34. Charlotte Lennox - The Female Quixote (1752)
As the name states the Female Quixote is a bit like Don Quixote but with a female main character... well it is a bit like it in the sense that it is a story about a character obsessed with romance literature and who presumes to act like the characters in those novels.
The main character Arabella acts aloof, presumes that men are always out to kidnap her, expects gallant knights to save her and dresses in what could only be considered extreme-retro fashion. Of course this leads to inumerous situations where she clashes with the society around her.
It is a good book, but it is much more hung up on its premiss than it should have been. Little else happens. It does not have the scope or the depth of Quixote, but it shows an interesting complementary perspective to that book. Romance novel obsession from a woman's point of view. Like Quixote it is a novel about novels, and that is its best, but derivative point.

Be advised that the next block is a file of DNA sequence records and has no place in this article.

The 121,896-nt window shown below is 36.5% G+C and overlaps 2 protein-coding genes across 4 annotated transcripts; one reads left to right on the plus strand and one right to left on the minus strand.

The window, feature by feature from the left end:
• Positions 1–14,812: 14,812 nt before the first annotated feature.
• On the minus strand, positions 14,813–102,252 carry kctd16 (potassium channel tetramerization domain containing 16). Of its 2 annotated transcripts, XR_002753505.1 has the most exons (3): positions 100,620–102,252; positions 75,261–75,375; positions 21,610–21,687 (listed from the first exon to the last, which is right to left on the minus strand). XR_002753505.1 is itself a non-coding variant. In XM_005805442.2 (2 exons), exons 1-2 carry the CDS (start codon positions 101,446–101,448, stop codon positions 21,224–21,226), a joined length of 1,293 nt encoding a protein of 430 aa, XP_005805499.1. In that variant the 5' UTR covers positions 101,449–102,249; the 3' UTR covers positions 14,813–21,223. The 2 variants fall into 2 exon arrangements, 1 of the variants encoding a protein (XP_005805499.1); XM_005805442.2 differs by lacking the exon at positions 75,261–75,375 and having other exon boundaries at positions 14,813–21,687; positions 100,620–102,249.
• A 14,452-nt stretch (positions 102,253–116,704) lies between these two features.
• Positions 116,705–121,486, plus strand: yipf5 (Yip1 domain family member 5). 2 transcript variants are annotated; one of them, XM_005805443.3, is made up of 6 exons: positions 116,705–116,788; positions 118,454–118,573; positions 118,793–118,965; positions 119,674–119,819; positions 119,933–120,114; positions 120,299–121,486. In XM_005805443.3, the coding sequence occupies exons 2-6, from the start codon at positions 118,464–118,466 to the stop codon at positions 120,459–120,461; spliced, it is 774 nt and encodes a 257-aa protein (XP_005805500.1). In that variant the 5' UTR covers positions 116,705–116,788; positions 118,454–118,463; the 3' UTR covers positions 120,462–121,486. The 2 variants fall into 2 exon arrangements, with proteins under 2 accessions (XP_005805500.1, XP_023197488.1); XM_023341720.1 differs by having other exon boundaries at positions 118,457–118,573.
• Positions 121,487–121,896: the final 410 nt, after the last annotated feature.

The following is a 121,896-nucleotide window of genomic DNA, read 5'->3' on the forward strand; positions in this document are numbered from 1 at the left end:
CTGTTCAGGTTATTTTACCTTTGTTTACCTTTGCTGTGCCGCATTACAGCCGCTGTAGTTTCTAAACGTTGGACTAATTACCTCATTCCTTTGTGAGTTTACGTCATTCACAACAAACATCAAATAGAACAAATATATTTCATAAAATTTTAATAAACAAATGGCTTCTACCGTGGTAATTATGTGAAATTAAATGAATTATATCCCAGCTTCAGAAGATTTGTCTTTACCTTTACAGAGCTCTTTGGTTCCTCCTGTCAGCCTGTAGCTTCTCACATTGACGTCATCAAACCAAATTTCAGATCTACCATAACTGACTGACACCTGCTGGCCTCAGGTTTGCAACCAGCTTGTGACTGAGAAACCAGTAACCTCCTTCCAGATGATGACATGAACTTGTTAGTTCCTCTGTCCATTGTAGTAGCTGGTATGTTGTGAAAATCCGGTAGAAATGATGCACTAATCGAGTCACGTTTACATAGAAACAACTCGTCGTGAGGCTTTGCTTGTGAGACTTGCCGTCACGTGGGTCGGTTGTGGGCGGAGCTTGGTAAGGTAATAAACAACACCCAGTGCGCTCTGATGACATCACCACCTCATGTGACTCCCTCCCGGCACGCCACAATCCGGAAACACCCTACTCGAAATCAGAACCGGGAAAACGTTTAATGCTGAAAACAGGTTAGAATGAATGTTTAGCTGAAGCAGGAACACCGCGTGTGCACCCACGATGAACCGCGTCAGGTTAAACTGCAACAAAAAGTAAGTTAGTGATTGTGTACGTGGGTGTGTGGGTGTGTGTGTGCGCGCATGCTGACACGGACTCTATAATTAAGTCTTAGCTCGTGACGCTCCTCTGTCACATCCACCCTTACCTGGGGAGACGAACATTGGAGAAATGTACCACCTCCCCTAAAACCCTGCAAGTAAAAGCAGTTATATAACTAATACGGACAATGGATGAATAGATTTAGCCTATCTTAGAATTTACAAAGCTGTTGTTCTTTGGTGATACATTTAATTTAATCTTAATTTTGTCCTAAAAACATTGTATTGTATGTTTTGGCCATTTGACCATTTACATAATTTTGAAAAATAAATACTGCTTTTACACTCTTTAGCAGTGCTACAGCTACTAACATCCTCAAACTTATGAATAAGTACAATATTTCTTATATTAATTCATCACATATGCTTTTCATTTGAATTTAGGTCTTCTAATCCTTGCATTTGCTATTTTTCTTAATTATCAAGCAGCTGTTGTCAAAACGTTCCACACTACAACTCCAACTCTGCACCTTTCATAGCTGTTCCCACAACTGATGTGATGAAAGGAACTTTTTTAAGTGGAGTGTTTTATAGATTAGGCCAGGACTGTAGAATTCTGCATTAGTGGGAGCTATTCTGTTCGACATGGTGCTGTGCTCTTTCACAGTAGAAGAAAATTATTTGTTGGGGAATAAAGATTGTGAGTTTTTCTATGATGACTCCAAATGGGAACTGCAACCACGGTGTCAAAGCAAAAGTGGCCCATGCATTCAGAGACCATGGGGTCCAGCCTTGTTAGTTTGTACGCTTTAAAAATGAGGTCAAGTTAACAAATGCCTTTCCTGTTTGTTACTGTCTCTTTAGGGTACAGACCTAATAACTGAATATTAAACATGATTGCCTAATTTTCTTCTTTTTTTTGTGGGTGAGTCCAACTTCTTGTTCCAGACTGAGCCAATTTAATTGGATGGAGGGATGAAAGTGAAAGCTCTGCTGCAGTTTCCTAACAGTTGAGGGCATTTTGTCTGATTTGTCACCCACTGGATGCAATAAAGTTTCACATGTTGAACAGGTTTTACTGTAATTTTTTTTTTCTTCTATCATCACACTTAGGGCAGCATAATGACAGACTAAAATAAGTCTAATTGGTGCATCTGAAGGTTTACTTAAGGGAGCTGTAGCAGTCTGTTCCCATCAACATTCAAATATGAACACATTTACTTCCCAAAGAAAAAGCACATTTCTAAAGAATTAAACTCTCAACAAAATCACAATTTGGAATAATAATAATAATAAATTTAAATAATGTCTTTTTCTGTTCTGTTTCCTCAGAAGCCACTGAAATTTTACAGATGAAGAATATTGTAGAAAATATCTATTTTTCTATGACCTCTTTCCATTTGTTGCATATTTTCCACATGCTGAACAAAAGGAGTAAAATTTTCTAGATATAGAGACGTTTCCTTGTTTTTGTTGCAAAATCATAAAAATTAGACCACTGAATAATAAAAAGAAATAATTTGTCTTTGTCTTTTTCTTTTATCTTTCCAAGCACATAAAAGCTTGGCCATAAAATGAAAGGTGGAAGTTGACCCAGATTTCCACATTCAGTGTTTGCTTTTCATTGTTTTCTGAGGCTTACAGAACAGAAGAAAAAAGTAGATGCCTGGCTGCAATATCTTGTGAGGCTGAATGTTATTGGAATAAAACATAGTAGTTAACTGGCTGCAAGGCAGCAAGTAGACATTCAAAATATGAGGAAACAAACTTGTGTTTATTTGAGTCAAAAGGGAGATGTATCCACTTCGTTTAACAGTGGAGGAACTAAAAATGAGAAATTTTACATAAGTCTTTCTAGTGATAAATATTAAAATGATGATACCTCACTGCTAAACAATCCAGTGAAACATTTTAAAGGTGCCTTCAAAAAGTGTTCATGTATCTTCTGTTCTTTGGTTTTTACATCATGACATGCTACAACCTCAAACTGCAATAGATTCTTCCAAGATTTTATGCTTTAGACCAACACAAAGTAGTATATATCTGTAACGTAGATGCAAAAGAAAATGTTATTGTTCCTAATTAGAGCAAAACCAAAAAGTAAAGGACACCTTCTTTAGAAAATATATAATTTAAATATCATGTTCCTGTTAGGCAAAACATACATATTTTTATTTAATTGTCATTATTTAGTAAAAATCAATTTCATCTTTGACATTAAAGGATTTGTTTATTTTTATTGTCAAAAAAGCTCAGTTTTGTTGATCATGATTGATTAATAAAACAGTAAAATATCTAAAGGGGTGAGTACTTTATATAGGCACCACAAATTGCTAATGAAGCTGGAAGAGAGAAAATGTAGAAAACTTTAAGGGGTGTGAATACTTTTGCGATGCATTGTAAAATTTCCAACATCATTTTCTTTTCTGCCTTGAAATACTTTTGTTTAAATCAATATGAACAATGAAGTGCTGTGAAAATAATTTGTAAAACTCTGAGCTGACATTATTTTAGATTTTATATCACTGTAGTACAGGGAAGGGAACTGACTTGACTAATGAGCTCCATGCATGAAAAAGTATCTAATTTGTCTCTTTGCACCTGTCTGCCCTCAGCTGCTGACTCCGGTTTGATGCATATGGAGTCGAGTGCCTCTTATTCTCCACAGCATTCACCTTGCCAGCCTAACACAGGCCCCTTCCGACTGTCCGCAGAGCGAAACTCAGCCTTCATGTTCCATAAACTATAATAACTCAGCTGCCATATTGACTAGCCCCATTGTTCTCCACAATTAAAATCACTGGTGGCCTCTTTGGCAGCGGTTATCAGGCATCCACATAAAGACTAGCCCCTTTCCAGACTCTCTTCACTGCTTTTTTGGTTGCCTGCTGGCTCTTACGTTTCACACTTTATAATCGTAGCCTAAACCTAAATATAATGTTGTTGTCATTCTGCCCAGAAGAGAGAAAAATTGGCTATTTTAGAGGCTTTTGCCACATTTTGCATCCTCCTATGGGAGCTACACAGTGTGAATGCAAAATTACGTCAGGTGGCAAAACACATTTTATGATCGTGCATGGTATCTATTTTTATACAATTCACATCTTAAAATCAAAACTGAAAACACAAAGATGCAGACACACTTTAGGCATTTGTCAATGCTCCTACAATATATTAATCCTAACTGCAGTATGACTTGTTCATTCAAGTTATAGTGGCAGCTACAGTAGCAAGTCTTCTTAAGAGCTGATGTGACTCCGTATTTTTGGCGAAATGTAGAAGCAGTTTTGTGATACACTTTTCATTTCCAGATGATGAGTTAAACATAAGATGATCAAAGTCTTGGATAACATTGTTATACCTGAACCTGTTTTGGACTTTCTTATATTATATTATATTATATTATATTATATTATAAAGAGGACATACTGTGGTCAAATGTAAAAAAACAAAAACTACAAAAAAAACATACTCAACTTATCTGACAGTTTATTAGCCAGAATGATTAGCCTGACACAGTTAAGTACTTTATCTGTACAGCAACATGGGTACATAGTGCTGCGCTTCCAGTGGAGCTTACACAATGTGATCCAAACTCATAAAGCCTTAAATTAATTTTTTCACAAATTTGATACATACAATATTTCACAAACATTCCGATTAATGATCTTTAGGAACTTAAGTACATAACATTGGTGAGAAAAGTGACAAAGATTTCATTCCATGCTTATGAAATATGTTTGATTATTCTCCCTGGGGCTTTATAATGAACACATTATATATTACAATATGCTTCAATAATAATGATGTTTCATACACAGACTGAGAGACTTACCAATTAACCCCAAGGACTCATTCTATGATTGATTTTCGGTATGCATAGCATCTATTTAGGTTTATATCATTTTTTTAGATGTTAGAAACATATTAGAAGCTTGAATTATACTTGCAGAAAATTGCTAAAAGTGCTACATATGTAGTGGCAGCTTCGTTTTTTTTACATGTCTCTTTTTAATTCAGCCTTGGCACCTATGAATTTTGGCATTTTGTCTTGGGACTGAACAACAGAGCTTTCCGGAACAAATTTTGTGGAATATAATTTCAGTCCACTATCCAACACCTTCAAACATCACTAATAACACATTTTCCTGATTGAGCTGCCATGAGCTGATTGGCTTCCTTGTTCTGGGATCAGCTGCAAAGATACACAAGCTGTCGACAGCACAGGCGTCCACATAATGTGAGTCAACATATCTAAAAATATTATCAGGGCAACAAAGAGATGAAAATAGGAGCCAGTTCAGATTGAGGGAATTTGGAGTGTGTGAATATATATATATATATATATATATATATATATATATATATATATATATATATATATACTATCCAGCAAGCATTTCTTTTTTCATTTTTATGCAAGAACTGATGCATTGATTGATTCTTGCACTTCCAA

Samuel Richardson and Samuel Johnson both reviewed and helped out with Lennox's second and most successful novel, The Female Quixote, or, The Adventures of Arabella, and Henry Fielding praised the novel in his Covent Garden Journal. The Female Quixote was quite popular. It was reprinted and packaged in a series of great novels in 1783, 1799, and 1810. It was translated into German in 1754, French in 1773 and 1801, and Spanish in 1808. The novel formally inverts Don Quixote: as the don mistakes himself for the knightly hero of a Romance, so Arabella mistakes herself for the maiden love of a Romance. While the don thinks it his duty to praise the Platonically pure damsels he meets (such as the prostitute he loves), so Arabella believes it is in her power to kill with a look and it is the duty of her lovers to suffer ordeals on her behalf.